Can you get car insurance in Canada for your right-hand drive car? The short answer is yes.
Before you can get your right-hand drive car on the road, there are a few things you’ll need to know about car insurance, legal considerations, safety, and practical tips for a safe driving experience.
What is right-hand vehicle insurance?
In some countries, such as the United Kingdom, India, Japan, and Australia, vehicles are commonly designed with the steering wheel on the right side of the car (the passenger side on our Canadian vehicles), as opposed to the left side.
Right-hand vehicle insurance refers to insurance coverage for vehicles that are manufactured with right-hand drive (RHD).
Insurance for right-hand drive vehicles is not really different from insurance for left-hand drive vehicles. It includes standard coverages such as liability insurance, collision insurance, comprehensive insurance, and other optional coverages as add-ons.
How much does right-hand car insurance cost?
The cost of your RHD car insurance policy will be influenced by a few factors such as where you live, how long you’ve been licensed, your driving and insurance record, the type of car and use.
For drivers who have been licensed for 10 or more years and have a clean driving record, rates for right-hand drive vehicles can be higher than what you would pay for most North American left-hand drive vehicles.
Which vehicles require this kind of car insurance?
Some common examples of right-hand drive cars include:
Toyota Corolla: The Toyota Corolla is one of the best-selling cars globally and is available in both left-hand and right-hand drive configurations.
Nissan Skyline: This sports car is popular in Japan and is often seen in right-hand drive.
Land Rover and Range Rover: These iconic British SUVs are often found in right-hand drive, especially in the United Kingdom and sometimes in Canada
Subaru Impreza: Subaru is known for producing many right-hand drive vehicles, and the Impreza is a popular choice in this configuration.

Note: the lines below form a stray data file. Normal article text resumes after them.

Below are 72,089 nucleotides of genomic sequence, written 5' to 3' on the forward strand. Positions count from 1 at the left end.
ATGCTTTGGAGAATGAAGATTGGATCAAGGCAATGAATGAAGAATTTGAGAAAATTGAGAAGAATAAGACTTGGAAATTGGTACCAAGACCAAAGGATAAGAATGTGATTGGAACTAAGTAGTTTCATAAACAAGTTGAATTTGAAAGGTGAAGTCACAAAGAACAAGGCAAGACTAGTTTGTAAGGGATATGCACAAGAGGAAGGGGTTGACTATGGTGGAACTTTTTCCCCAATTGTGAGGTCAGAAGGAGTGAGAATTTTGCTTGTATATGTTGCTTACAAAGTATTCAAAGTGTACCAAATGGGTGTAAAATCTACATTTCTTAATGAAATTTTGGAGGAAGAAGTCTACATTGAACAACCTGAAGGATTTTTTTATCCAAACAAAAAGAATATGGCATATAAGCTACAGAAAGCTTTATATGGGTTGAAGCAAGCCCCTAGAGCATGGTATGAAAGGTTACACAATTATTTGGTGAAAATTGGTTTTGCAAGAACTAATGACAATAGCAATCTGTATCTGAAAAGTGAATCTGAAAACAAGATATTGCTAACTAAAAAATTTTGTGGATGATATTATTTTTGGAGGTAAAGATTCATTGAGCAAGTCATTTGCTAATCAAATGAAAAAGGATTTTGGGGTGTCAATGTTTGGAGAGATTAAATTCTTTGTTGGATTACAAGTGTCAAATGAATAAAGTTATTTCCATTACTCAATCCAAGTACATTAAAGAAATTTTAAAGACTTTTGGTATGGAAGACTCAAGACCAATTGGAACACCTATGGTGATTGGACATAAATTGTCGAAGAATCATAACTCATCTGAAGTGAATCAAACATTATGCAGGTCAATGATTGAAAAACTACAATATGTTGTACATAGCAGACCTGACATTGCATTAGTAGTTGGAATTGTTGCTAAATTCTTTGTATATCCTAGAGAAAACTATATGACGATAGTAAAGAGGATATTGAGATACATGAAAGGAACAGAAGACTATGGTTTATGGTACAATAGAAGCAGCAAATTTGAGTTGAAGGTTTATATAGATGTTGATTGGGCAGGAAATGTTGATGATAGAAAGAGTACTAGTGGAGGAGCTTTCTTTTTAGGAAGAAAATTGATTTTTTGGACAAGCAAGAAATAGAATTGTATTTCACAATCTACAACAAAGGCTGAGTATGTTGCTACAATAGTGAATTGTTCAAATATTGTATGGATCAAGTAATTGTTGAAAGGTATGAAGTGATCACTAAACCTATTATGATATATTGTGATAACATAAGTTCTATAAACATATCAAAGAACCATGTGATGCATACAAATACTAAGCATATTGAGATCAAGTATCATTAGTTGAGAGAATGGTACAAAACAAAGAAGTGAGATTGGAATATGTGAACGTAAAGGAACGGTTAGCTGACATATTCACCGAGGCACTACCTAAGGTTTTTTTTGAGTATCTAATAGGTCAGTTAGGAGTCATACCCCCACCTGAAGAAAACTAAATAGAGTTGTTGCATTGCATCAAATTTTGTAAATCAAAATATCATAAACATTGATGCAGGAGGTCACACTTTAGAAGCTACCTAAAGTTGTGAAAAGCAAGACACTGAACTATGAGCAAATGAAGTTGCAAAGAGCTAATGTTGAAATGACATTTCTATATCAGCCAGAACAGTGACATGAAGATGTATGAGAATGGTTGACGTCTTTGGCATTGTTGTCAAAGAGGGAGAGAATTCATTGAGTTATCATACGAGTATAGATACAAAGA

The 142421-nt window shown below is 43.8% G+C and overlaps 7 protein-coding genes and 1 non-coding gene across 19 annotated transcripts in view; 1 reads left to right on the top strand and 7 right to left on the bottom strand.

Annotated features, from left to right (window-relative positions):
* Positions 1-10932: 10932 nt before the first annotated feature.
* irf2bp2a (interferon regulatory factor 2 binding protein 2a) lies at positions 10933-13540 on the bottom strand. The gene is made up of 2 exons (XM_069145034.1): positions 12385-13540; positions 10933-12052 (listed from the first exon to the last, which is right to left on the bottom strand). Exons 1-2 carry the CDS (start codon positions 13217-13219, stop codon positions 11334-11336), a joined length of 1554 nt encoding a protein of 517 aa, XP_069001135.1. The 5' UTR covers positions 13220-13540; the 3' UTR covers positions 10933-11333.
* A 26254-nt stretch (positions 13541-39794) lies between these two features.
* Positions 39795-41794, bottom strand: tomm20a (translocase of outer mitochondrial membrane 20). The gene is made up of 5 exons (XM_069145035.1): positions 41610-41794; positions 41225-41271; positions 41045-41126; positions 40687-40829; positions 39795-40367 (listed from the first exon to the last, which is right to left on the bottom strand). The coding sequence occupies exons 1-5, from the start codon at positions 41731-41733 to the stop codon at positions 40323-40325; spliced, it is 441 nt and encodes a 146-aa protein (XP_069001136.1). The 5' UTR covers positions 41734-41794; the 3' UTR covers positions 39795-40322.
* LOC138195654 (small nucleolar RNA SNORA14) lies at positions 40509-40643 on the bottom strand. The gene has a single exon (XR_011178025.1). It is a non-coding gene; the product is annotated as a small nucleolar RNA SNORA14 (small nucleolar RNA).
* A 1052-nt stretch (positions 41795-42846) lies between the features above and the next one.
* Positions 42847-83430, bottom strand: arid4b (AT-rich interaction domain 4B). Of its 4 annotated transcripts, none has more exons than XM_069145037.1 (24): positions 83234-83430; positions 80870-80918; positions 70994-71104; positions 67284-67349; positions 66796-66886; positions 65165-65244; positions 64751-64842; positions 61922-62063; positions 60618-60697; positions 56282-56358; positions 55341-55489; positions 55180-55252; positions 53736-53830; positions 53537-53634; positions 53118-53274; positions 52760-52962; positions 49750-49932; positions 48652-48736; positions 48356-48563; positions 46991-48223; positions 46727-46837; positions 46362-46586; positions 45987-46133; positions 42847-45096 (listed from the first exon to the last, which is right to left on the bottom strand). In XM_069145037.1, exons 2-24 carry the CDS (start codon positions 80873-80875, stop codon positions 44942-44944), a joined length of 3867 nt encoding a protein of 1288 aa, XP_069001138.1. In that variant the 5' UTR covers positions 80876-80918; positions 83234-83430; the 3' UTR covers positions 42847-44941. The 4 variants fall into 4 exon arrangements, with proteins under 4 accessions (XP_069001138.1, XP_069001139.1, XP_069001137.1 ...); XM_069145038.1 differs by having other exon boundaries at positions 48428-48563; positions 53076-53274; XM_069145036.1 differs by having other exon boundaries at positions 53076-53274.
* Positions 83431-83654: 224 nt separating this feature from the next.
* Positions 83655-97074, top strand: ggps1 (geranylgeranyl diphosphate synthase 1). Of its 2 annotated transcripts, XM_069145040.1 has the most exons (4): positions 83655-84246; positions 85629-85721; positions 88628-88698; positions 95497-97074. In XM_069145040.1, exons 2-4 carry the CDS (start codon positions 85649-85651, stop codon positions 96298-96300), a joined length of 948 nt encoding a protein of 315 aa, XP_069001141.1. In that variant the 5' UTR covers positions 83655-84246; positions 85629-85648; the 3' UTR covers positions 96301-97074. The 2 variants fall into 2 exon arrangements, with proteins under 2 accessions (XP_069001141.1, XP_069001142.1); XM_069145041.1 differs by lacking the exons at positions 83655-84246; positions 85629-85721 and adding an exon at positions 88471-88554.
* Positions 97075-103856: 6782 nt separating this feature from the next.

Mitsubishi Pajero: This off-road SUV is often found in right-hand drive.
Jeep Wrangler: While most Jeeps are left-hand drive, the Wrangler can be ordered in a right-hand drive configuration in some markets.
Mini Cooper: The British-made Mini Cooper is available in both left-hand and right-hand drive versions.
Honda Civic Type R: The high-performance Honda Civic Type R is offered in right-hand drive.
Suzuki Swift: The Suzuki Swift is a compact car available in both left-hand and right-hand drive versions.
Land Cruiser Prado: Toyota's Land Cruiser Prado, a popular SUV, is often available in right-hand drive.
If you're a Canadian considering purchasing or driving a right-hand drive (RHD) vehicle, here’s what you need to know:
Importing RHD vehicles: Before you buy an RHD vehicle, you should check if it's legal to import it into Canada. Importing a vehicle from another country requires compliance with Canadian regulations and standards, including safety and emissions requirements. You'll need to ensure the vehicle meets Transport Canada's standards and obtain the necessary permits.
Insurance: Double-check that you can obtain insurance coverage for your RHD vehicle. Some insurance companies may be less familiar with RHD vehicles, so it's a good idea to shop around and find an insurer that is willing to provide coverage for your specific vehicle.
Registration and licensing: When you purchase an RHD vehicle, you'll need to register it with your provincial or territorial motor vehicle agency and obtain the appropriate license plate. You may need to provide documentation proving the vehicle's roadworthiness and compliance with Canadian safety and emissions standards.
Parts and repairs: The availability of parts and repair services for RHD vehicles is more limited than for left-hand drive (LHD) vehicles. Before buying an RHD vehicle, consider the potential challenges of sourcing parts and getting repairs done. Double-check that there are mechanics or shops in your area experienced with RHD vehicles, especially if the vehicle is not a common make or model.
Visibility and driving considerations: Driving an RHD vehicle in Canada means that you'll be sitting on the right side of the car, which can affect your visibility when passing other vehicles or making left turns. Take some time to get used to this change and exercise caution, especially in situations where visibility is crucial.
Safety features and regulations: Ensure that the RHD vehicle you're interested in meets Canadian safety and environmental regulations. This includes having features like daytime running lights, airbags, and child safety seat anchor systems if required.
Resale value: Keep in mind that RHD vehicles have a more limited appeal to potential buyers in the future. This affects the resale value of your vehicle.
Customs and duties: If you're purchasing an RHD vehicle from another country, be aware of any customs duties, taxes, and fees that may apply when importing the vehicle into Canada.
Before making a decision, it's a good idea to consult with your provincial or territorial motor vehicle agency, as well as the Canada Border Services Agency, for specific requirements related to RHD vehicles in your area.
You should also research and gather information on the specific RHD vehicle you're interested in, including its history, maintenance records, and any potential challenges associated with that particular make and model.